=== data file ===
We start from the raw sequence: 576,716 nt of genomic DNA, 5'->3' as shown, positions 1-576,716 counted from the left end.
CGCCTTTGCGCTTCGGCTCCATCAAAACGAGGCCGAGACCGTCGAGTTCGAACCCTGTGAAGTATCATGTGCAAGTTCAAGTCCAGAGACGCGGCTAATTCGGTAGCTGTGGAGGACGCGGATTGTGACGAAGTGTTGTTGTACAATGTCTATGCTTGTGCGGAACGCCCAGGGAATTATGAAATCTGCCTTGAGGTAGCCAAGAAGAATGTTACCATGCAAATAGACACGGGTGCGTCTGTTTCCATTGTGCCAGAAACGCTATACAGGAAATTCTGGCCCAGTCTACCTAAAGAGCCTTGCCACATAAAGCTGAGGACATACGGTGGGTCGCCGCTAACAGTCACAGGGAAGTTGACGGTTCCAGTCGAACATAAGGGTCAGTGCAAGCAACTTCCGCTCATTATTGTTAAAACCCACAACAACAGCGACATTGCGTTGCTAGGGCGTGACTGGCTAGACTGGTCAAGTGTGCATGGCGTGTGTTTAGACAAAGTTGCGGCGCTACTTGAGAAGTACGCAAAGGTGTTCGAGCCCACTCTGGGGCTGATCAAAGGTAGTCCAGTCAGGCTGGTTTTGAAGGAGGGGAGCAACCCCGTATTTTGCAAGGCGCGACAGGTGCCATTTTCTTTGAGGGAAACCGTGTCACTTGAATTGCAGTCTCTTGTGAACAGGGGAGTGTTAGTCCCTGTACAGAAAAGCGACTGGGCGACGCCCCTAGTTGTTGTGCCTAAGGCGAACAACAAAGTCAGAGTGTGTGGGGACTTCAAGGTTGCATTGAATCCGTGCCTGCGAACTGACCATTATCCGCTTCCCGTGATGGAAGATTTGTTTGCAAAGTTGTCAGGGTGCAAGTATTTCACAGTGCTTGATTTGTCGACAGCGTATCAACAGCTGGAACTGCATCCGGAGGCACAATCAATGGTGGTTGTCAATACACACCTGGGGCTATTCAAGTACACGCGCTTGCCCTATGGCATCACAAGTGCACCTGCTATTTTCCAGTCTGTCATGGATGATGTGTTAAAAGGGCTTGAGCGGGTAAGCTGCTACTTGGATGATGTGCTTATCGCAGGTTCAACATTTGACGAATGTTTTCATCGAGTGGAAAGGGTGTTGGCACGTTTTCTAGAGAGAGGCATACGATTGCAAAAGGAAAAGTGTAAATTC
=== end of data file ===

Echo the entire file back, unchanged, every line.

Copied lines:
We start from the raw sequence: 576,716 nt of genomic DNA, 5'->3' as shown, positions 1-576,716 counted from the left end.
CGCCTTTGCGCTTCGGCTCCATCAAAACGAGGCCGAGACCGTCGAGTTCGAACCCTGTGAAGTATCATGTGCAAGTTCAAGTCCAGAGACGCGGCTAATTCGGTAGCTGTGGAGGACGCGGATTGTGACGAAGTGTTGTTGTACAATGTCTATGCTTGTGCGGAACGCCCAGGGAATTATGAAATCTGCCTTGAGGTAGCCAAGAAGAATGTTACCATGCAAATAGACACGGGTGCGTCTGTTTCCATTGTGCCAGAAACGCTATACAGGAAATTCTGGCCCAGTCTACCTAAAGAGCCTTGCCACATAAAGCTGAGGACATACGGTGGGTCGCCGCTAACAGTCACAGGGAAGTTGACGGTTCCAGTCGAACATAAGGGTCAGTGCAAGCAACTTCCGCTCATTATTGTTAAAACCCACAACAACAGCGACATTGCGTTGCTAGGGCGTGACTGGCTAGACTGGTCAAGTGTGCATGGCGTGTGTTTAGACAAAGTTGCGGCGCTACTTGAGAAGTACGCAAAGGTGTTCGAGCCCACTCTGGGGCTGATCAAAGGTAGTCCAGTCAGGCTGGTTTTGAAGGAGGGGAGCAACCCCGTATTTTGCAAGGCGCGACAGGTGCCATTTTCTTTGAGGGAAACCGTGTCACTTGAATTGCAGTCTCTTGTGAACAGGGGAGTGTTAGTCCCTGTACAGAAAAGCGACTGGGCGACGCCCCTAGTTGTTGTGCCTAAGGCGAACAACAAAGTCAGAGTGTGTGGGGACTTCAAGGTTGCATTGAATCCGTGCCTGCGAACTGACCATTATCCGCTTCCCGTGATGGAAGATTTGTTTGCAAAGTTGTCAGGGTGCAAGTATTTCACAGTGCTTGATTTGTCGACAGCGTATCAACAGCTGGAACTGCATCCGGAGGCACAATCAATGGTGGTTGTCAATACACACCTGGGGCTATTCAAGTACACGCGCTTGCCCTATGGCATCACAAGTGCACCTGCTATTTTCCAGTCTGTCATGGATGATGTGTTAAAAGGGCTTGAGCGGGTAAGCTGCTACTTGGATGATGTGCTTATCGCAGGTTCAACATTTGACGAATGTTTTCATCGAGTGGAAAGGGTGTTGGCACGTTTTCTAGAGAGAGGCATACGATTGCAAAAGGAAAAGTGTAAATTC